Stem cells are un-programmed cells in the human body that can be described as “shape shifters.” Stem cells are unique in their ability to self-renew: to divide and create two cells, each identical to the original. These cells have the ability to change into other types of cells. Stem cells are at the center of a new field of science called regenerative medicine. Because stem cells can become bone, muscle, cartilage and other specialized types of cells, they have the potential to treat many diseases, including Parkinson’s, Alzheimer’s, diabetes and cancer. Eventually, they may also be used to regenerate organs, reducing the need for organ transplants and related surgeries.

There are three types of stem cells: Totipotent, Pluripotent, and Multipotent.

Totipotent stem cells are cells, which are capable of forming every type of body cell. Each totipotent cell could replicate and differentiate and become a human being. All cells within the early embryo are totipotent up until the 16-cell stage or so. A single totipotent stem cell can grow into an entire organism and even produce extra-embryonic tissues.

Totipotency is the ability of a single cell, usually a stem cell, to divide and produce all the differentiated cells in an organism, or even extraembryonic tissues. For example, a plant cutting can be used to grow an entire plant. Human development begins when a sperm fertilizes an egg and creates a single totipotent cell. In the first hours after fertilization, this cell divides into identical totipotent cells. Approximately four days after fertilization and after several cycles of cell division, these totipotent cells begin to specialize. Totipotent cells have total potential. They specialize into pluripotent cells that can give rise to most, but not all, of the tissues necessary for fetal development.

Pluripotent stem cells cannot grow into a whole organism, but they are able to differentiate into cells derived from any of the three germ layers. In cell biology, a pluripotent cell is one able to differentiate into many cell types. In the members of Kingdom Animalia, pluripotent stem cells which can develop into any of the three major tissue types: endoderm (interior gut lining), mesoderm (muscle, bone, blood), and ectoderm (epidermal tissues and nervous system). Pluripotent stem cells can eventually specialize in any bodily tissue, but they cannot themselves develop into a human being.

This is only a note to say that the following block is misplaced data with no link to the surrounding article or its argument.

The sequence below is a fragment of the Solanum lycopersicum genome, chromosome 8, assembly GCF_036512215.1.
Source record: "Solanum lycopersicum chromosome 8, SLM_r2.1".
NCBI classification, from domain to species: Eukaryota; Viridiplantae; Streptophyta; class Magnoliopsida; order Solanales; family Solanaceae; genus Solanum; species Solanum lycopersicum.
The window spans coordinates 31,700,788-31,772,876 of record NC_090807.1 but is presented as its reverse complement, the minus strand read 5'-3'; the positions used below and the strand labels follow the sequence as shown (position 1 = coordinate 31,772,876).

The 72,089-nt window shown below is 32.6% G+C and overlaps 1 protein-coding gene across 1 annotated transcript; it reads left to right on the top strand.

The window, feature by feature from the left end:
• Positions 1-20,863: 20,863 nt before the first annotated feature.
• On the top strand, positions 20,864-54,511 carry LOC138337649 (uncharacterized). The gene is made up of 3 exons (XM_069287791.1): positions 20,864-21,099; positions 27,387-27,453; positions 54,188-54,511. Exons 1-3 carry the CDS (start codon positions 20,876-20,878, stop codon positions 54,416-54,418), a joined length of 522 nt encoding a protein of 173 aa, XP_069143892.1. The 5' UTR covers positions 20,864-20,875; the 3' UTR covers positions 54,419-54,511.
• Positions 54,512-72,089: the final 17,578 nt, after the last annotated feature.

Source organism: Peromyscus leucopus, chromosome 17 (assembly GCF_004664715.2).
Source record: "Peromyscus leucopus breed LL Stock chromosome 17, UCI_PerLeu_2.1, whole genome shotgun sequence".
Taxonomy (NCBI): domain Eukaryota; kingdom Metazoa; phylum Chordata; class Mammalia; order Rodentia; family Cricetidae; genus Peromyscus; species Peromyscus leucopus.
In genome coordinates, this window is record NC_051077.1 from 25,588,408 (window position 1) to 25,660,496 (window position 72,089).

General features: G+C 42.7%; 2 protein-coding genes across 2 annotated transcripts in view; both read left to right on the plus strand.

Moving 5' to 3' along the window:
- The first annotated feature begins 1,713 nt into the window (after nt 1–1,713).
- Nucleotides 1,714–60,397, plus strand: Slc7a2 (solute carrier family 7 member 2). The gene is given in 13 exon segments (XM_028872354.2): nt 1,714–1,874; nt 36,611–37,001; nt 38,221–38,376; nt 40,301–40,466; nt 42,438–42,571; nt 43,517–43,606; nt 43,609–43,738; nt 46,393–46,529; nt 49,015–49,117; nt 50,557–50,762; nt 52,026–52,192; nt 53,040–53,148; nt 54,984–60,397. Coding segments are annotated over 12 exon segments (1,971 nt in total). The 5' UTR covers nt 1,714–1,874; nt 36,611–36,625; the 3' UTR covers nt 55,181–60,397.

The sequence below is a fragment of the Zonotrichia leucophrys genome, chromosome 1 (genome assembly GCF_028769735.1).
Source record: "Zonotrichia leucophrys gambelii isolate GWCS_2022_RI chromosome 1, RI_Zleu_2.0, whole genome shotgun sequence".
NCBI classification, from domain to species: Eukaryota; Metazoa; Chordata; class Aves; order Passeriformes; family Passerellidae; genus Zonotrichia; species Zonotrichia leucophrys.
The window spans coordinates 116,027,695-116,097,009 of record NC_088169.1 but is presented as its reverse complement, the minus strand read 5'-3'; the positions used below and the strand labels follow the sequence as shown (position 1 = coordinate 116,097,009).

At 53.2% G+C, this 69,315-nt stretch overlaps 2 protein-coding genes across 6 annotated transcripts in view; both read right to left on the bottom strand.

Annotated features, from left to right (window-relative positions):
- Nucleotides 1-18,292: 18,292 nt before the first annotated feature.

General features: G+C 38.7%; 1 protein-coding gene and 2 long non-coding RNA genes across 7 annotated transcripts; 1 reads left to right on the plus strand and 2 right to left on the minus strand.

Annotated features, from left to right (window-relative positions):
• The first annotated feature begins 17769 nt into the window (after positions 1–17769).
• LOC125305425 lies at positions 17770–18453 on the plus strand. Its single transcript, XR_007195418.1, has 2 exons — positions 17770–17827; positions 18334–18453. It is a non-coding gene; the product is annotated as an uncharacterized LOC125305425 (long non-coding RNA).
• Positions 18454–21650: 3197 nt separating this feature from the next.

Multipotent (also called unipotent) stem cells can only become some types of cells: e.g. blood cells, or bone cells. Although limited in number, but multipotent stem cells can give rise to several other cell types. An example of multipotent cells is hematopoietic cells—blood stem cells that can develop into several types of blood cells, but cannot develop into brain cells. At the end of the long chain of cell divisions that make up the embryo are terminally differentiated cells—cells that are considered to be permanently committed to a specific function.

Plant Stem Cells

Plant Stem Cells are also called meristems, these are found in the buds and growing tips of roots of plants. Plant Stem Cells Therapy is Pluripotent and Multipotent Stem Cells. Embryonic Phytotherapy is the scientific use of embryonic plants to protect, nourish and support the human body. Embryonic plants contain embryonic plant stem cells whereas adult plants contain only adult plant stem cells and have tested and proven inconsistencies. For more information on the differences between embryonic plants and adult plants see our Differences page.

Embryonic plant stem cells are naturally adaptive. Once entering a human blood stream undifferentiated cells becomes differentiated and become specialized, which is why PSC® single embryonic plant extracts are “bipolar in their actions” more often than not. A embryonic plant extract that has anticoagulant action may very well be an anti-hemorrhaging at the same time because they are present with plant stem cells which gives them the ability to adapt and become specialized.

For more information, click to read Dr. Marie Gabrielle A. Laguna’s What Are Plant Stem Cell’s.